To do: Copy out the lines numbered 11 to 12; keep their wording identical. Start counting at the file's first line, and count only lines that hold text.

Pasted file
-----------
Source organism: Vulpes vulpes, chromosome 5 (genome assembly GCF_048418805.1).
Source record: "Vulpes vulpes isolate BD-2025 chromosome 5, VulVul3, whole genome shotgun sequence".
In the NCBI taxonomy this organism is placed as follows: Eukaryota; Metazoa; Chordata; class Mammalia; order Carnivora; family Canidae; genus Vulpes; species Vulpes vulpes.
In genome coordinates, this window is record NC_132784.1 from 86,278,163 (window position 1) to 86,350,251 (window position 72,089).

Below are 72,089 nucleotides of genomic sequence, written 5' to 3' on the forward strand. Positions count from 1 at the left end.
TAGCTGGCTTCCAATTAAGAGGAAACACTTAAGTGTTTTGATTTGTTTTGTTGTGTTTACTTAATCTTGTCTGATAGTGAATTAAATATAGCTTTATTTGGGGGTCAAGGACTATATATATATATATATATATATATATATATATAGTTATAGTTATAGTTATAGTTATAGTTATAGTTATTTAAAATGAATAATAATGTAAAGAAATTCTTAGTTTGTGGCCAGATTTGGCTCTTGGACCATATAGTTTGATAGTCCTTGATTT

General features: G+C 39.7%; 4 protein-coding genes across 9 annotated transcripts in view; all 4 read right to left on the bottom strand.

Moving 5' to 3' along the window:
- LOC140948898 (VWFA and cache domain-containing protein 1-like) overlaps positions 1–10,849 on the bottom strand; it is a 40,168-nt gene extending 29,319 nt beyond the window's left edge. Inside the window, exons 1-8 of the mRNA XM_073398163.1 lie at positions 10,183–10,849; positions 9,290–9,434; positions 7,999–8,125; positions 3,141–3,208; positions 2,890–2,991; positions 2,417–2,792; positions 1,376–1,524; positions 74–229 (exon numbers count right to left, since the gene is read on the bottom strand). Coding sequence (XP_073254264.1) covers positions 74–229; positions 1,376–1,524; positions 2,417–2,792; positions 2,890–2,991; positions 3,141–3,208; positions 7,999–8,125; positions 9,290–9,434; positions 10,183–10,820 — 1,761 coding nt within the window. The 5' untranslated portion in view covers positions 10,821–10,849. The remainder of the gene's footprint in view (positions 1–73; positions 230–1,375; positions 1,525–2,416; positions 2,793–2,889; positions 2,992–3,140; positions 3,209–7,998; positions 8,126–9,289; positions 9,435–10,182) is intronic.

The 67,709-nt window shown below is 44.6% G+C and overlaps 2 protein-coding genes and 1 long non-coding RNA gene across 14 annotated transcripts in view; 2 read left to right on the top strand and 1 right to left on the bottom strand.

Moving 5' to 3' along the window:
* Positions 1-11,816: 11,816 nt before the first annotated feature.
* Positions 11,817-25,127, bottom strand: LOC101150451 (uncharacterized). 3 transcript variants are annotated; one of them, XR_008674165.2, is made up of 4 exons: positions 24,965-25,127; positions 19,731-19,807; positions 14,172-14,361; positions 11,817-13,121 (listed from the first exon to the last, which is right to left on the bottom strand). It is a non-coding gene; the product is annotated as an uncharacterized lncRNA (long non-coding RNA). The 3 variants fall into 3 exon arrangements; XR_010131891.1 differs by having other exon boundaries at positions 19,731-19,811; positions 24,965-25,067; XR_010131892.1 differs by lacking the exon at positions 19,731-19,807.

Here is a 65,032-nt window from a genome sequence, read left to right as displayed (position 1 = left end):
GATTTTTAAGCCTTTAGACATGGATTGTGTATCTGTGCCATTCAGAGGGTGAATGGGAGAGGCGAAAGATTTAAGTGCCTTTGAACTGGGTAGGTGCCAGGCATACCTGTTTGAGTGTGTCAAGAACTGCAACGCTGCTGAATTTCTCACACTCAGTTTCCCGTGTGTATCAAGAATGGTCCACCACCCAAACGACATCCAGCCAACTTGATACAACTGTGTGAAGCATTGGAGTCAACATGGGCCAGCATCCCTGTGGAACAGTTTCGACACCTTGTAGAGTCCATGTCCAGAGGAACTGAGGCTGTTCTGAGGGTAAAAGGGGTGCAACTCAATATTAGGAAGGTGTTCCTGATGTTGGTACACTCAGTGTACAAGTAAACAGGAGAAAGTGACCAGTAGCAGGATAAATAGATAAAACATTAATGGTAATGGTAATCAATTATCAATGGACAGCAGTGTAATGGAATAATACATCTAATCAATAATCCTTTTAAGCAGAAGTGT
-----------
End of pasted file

Moving 5' to 3' along the window:
* Positions 1-11,816: 11,816 nt before the first annotated feature.